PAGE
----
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Editeur Lieu de Publication Éditeur
Langue English Langue du Résumé Titre Original
Éditeur de collection Titre de collection Titre de collection Abrégé
Volume de collection Numéro de collection Edition
ISSN 0305-0270 ISBN Médium
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Numéro d'Appel (up) MARBEC @ alain.herve @ collection 2311
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Auteur Amélineau, F.; Grémillet, D.; Bonnet, D.; Bot, T.L.; Fort, J.
Titre Where to Forage in the Absence of Sea Ice? Bathymetry As a Key Factor for an Arctic Seabird Type Article scientifique
Année 2016 Publication Revue Abrégée Plos One
Volume 11 Numéro 7 Pages e0157764
Mots-Clés Birds; Copepods; Foraging; Predation; Seabirds; Sea ice; Trophic interactions; Zooplankton
Résumé The earth is warming at an alarming rate, especially in the Arctic, where a marked decline in sea ice cover may have far-ranging consequences for endemic species. Little auks, endemic Arctic seabirds, are key bioindicators as they forage in the marginal ice zone and feed preferentially on lipid-rich Arctic copepods and ice-associated amphipods sensitive to the consequences of global warming. We tested how little auks cope with an ice-free foraging environment during the breeding season. To this end, we took advantage of natural variation in sea ice concentration along the east coast of Greenland. We compared foraging and diving behaviour, chick diet and growth and adult body condition between two years, in the presence versus nearby absence of sea ice in the vicinity of their breeding site. Moreover, we sampled zooplankton at sea when sea ice was absent to evaluate prey location and little auk dietary preferences. Little auks foraged in the same areas both years, irrespective of sea ice presence/concentration, and targeted the shelf break and the continental shelf. We confirmed that breeding little auks showed a clear preference for larger copepod species to feed their chick, but caught smaller copepods and nearly no ice-associated amphipod when sea ice was absent. Nevertheless, these dietary changes had no impact on chick growth and adult body condition. Our findings demonstrate the importance of bathymetry for profitable little auk foraging, whatever the sea-ice conditions. Our investigations, along with recent studies, also confirm more flexibility than previously predicted for this key species in a warming Arctic.
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ISSN 1932-6203 ISBN Médium
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Numéro d'Appel (up) MARBEC @ alain.herve @ collection 1592
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Auteur Jaspers, C.; Huwer, B.; Antajan, E.; Hosia, A.; Hinrichsen, H.-H.; Biastoch, A.; Angel, D.; Asmus, R.; Augustin, C.; Bagheri, S.; Beggs, S.E.; Balsby, T.J.S.; Boersma, M.; Bonnet, D.; Christensen, J.T.; Daenhardt, A.; Delpy, F.; Falkenhaug, T.; Finenko, G.; Fleming, N.E.C.; Fuentes, V.; Galil, B.; Gittenberger, A.; Griffin, D.C.; Haslob, H.; Javidpour, J.; Kamburska, L.; Kube, S.; Langenberg, V.T.; Lehtiniemi, M.; Lombard, F.; Malzahn, A.; Marambio, M.; Mihneva, V.; Moller, L.F.; Niermann, U.; Okyar, M.I.; Ozdemir, Z.B.; Pitois, S.; Reusch, T.B.H.; Robbens, J.; Stefanova, K.; Thibault, D.; van der Veer, H.W.; Vansteenbrugge, L.; van Walraven, L.; Wozniczka, A.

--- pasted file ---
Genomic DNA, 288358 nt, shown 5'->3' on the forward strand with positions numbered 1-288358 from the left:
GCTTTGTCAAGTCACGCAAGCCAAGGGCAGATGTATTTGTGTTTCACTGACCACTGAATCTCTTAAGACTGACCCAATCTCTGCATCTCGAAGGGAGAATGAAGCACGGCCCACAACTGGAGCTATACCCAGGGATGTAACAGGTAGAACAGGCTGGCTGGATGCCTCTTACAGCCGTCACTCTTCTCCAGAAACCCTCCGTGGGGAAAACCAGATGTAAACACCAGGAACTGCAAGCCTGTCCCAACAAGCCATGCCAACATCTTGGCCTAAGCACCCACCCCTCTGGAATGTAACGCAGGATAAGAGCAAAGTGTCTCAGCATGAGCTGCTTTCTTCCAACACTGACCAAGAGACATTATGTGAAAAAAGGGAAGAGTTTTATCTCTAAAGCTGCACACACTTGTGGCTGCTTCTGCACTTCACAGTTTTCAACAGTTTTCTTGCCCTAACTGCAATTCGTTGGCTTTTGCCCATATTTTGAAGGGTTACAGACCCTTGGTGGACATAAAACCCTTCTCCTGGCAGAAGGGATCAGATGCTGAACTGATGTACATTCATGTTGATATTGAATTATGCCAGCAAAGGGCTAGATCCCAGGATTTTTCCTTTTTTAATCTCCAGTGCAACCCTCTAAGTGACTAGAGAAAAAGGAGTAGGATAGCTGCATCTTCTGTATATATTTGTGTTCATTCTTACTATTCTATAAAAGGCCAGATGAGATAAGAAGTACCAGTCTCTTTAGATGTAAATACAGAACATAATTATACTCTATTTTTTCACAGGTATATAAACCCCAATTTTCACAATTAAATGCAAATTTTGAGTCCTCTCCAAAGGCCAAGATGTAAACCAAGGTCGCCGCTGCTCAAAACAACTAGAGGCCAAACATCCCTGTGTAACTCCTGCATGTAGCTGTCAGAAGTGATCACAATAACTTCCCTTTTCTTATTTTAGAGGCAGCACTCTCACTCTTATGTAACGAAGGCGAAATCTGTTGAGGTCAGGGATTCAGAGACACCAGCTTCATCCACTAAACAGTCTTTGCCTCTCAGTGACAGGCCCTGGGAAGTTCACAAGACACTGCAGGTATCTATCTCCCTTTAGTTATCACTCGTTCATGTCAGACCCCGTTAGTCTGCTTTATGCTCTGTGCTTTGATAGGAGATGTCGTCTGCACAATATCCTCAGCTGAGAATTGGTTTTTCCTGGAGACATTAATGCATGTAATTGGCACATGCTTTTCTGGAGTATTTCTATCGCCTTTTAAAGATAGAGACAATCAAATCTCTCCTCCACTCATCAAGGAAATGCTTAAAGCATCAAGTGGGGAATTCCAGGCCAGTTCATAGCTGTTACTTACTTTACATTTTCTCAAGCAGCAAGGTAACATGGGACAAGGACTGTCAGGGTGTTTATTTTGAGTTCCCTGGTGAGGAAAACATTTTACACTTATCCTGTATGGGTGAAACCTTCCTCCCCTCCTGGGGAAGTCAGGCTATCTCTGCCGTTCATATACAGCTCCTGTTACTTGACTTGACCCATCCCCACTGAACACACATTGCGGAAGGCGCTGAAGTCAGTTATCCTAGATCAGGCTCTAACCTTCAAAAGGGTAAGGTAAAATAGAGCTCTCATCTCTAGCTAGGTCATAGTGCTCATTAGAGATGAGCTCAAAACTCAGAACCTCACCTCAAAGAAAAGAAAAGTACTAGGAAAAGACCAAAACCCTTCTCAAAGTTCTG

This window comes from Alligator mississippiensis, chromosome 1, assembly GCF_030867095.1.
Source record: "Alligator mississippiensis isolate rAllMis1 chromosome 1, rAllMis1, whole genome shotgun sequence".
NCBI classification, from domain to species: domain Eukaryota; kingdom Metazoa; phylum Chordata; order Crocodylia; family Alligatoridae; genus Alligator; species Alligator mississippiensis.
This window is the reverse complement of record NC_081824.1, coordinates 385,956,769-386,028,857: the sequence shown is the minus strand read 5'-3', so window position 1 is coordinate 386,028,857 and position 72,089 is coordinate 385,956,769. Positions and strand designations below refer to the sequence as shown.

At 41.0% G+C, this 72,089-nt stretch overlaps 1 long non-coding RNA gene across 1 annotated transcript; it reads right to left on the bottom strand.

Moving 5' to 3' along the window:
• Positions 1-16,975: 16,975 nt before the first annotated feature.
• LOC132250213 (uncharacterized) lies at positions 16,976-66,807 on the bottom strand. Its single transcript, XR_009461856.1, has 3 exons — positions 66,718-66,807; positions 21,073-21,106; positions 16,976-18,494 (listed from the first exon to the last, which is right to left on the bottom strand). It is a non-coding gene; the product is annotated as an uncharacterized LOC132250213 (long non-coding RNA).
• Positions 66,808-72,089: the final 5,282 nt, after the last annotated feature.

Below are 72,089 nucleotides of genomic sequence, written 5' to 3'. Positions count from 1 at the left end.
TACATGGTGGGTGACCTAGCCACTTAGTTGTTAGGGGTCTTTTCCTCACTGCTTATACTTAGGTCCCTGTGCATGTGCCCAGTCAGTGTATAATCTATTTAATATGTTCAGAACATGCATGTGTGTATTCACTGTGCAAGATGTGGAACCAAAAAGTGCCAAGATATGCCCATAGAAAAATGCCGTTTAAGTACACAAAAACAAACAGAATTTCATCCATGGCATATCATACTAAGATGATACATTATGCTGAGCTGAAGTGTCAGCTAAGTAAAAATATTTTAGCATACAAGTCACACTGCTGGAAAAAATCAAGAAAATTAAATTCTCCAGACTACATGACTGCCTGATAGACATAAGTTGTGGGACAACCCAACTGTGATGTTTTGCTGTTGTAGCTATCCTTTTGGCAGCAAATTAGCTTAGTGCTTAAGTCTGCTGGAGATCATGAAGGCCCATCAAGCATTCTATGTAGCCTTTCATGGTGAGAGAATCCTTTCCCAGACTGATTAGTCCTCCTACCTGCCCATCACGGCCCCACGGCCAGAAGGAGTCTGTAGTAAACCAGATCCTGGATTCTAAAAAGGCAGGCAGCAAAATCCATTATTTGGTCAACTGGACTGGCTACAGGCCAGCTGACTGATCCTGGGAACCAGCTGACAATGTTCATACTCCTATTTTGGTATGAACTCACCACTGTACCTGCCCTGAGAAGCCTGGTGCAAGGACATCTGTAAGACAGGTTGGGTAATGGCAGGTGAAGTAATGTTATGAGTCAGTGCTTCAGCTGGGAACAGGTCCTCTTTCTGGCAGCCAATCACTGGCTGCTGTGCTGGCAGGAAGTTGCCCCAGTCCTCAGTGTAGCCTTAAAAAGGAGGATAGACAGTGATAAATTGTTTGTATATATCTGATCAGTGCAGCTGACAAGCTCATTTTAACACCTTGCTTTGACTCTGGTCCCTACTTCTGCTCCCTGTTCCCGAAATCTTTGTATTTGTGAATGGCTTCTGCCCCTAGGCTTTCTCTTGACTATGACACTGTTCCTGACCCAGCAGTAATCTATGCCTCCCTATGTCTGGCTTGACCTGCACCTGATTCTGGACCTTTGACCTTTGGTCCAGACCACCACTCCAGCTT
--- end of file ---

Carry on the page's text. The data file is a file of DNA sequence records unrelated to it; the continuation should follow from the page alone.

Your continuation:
Titre Ocean current connectivity propelling the secondary spread of a marine invasive comb jelly across western Eurasia Type Article scientifique
Année 2018 Publication Revue Abrégée Glob. Ecol. Biogeogr.
Volume 27 Numéro 7 Pages 814-827
Mots-Clés abundance; biodiversity; biological invasions; black-sea; caspian sea; consequences; ctenophore mnemiopsis-leidyi; gelatinous zooplankton; invasion corridors; invasive species; jellyfish; larval transport; marine connectivity; Mnemiopsis leidyi; north-sea; range expansion; source populations; source-sink dynamics; waters; zooplankton
Résumé Aim: Invasive species are of increasing global concern. Nevertheless, the mechanisms driving further distribution after the initial establishment of non-native species remain largely unresolved, especially in marine systems. Ocean currents can be a major driver governing range occupancy, but this has not been accounted for in most invasion ecology studies so far. We investigate how well initial establishment areas are interconnected to later occupancy regions to test for the potential role of ocean currents driving secondary spread dynamics in order to infer invasion corridors and the source-sink dynamics of a non-native holoplanktonic biological probe species on a continental scale. Location: Western Eurasia. Time period: 1980s-2016. Major taxa studied: 'Comb jelly' Mnemiopsis leidyi. Methods: Based on 12,400 geo-referenced occurrence data, we reconstruct the invasion history of M. leidyi in western Eurasia. We model ocean currents and calculate their stability to match the temporal and spatial spread dynamics with large-scale connectivity patterns via ocean currents. Additionally, genetic markers are used to test the predicted connectivity between subpopulations. Results: Ocean currents can explain secondary spread dynamics, matching observed range expansions and the timing of first occurrence of our holoplanktonic non-native biological probe species, leading to invasion corridors in western Eurasia. In northern Europe, regional extinctions after cold winters were followed by rapid recolonizations at a speed of up to 2,000 km per season. Source areas hosting year-round populations in highly interconnected regions can re-seed genotypes over large distances after local extinctions. Main conclusions: Although the release of ballast water from container ships may contribute to the dispersal of non-native species, our results highlight the importance of ocean currents driving secondary spread dynamics. Highly interconnected areas hosting invasive species are crucial for secondary spread dynamics on a continental scale. Invasion risk assessments should consider large-scale connectivity patterns and the potential source regions of non-native marine species.
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Editeur Lieu de Publication Éditeur
Langue English Langue du Résumé Titre Original
Éditeur de collection Titre de collection Titre de collection Abrégé
Volume de collection Numéro de collection Edition
ISSN 1466-822x ISBN Médium
Région Expédition Conférence
Notes Approuvé pas de
Numéro d'Appel (up) MARBEC @ alain.herve @ collection 2390